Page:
During the last several attempts to reauthorize the IDEA the issue of "discipline" has been a major, divisive issue that has divided "regular" education advocates, disability advocates and parents of children and youth with disabilities. HR 5, as introduced in the House last week, again contains "discipline" provisions that, in certain cases, would allow school districts to cease educational services. It seems apparent that most if not all parents and advocates would oppose modifying the IDEA in a way that would allow such a cessation of services. The issue is, therefore, are there any modifications of the IDEA that parents and advocates would support that the Congress could enact and feel they have assisted in bringing about "safe" schools.

To that end, one possible policy option is permanently adopting the language which comprises what is known as the "Jeffords Amendment". The Jeffords amendment allows a school principal to remove any student who brings a firearm to school from the school premises immediately. It further allows for the placement of that student in an "interim alternative setting" for up to 45 days. During the interim placement, a permanent placement for the student is to be identified. In many cases, it is anticipated that the "new" placement will not be at the original school. Should the parents of this student disagree with the placement decision, they have a right to appeal the decision. However, during the appeal process the student remains in the interim placement not the original placement. This differs from historic practice and the language of the law which provided that during an appeal process the student was to "stay put" in his original placement. Hence, for students who bring fire arms to school the historic concept of "stay put" is eliminated.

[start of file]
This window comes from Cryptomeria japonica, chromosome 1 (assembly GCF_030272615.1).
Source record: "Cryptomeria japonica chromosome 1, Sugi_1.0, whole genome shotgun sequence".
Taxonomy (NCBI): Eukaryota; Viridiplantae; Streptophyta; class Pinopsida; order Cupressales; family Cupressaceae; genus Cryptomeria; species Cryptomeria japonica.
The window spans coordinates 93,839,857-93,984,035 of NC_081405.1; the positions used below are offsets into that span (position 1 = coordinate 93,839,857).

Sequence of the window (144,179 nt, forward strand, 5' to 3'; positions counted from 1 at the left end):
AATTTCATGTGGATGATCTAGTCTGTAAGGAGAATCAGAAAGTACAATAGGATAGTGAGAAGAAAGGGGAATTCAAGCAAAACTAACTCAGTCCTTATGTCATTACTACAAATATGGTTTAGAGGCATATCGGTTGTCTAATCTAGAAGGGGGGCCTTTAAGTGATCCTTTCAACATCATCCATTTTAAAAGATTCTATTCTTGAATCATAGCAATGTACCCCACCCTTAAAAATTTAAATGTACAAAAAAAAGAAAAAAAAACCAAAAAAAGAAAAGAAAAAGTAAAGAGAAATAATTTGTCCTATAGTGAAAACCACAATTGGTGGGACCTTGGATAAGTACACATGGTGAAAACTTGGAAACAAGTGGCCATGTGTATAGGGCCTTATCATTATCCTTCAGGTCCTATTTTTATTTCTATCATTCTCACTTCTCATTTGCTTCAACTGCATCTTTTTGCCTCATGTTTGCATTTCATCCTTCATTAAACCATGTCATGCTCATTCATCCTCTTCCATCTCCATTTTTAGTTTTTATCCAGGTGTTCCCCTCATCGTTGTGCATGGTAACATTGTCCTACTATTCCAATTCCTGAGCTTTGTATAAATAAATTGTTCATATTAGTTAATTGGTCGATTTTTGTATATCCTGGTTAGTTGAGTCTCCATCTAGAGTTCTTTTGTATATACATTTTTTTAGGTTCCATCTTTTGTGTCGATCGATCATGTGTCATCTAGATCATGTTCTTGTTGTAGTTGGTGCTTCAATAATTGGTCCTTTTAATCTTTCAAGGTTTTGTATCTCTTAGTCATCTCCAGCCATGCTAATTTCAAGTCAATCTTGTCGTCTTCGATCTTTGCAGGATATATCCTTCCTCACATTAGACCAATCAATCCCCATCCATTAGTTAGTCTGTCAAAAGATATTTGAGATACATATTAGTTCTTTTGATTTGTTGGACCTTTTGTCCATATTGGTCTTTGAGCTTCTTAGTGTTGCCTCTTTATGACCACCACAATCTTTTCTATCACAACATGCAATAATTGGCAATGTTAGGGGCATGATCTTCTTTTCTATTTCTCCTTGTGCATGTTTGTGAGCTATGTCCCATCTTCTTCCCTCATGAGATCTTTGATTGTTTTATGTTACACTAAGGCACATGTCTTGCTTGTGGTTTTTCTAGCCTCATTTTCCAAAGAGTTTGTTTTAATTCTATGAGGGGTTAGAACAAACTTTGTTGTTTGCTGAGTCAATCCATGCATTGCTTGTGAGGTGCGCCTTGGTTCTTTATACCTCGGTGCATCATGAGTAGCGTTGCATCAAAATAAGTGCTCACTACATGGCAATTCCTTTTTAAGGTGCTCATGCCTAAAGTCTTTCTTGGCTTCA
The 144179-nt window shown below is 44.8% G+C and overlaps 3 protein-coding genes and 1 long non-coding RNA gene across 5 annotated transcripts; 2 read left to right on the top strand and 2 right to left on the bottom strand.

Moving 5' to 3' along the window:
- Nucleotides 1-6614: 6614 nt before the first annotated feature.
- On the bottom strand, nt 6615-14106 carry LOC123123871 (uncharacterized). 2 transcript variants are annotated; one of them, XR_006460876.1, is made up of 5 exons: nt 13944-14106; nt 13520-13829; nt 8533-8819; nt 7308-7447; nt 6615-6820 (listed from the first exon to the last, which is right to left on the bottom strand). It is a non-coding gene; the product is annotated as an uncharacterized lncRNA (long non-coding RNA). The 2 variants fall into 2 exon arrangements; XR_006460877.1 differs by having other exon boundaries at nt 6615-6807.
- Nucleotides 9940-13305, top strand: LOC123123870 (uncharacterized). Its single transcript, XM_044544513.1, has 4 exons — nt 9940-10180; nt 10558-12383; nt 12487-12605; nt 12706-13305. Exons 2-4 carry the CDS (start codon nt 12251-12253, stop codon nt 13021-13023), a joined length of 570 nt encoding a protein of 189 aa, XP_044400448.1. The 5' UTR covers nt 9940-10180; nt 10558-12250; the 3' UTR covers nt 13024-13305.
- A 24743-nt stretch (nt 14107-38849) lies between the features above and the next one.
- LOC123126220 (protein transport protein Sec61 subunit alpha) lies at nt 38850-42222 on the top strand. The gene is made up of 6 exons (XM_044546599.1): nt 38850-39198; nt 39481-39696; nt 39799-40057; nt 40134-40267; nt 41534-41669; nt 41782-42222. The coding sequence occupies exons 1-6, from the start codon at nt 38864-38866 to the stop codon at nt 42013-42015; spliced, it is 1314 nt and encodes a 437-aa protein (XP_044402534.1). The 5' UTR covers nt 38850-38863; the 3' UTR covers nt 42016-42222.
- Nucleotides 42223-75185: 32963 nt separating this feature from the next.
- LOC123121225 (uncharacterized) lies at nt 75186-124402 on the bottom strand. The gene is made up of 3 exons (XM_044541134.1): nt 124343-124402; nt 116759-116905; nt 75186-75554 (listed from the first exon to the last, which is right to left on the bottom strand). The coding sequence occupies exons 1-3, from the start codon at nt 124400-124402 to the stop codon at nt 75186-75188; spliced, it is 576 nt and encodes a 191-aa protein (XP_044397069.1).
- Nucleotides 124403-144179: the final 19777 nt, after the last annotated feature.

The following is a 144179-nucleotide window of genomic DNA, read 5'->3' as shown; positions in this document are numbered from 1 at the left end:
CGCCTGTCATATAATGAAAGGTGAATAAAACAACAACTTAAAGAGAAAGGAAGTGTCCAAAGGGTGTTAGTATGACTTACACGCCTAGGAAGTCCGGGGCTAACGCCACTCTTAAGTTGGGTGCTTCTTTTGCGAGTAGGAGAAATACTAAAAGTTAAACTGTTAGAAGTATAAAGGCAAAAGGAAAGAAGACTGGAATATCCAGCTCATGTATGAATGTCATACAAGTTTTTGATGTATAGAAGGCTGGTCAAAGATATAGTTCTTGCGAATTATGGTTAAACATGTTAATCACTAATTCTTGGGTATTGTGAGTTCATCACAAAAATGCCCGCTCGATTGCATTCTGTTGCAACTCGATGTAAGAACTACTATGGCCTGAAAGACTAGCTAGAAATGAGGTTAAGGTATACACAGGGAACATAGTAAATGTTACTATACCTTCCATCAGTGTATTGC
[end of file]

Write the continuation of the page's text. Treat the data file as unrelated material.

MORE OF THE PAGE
As currently written, the Jeffords amendment will cease to exist or "sunset" when the IDEA is reauthorized.

Please indicate your level of support for the following policy options (5 = support -- 1= oppose).

Name :
Type of NPND Member:

1. Retain the Jeffords amendment as a permanent part of the IDEA.
1 2 3 4 5

2. Retain and expand the Jeffords amendment by including weapons other than and in addition to fire arms.
1 2 3 4 5

3. Eliminate the Jeffords amendment in favor of broader, more sweeping discipline language.
1 2 3 4 5

Any other comments: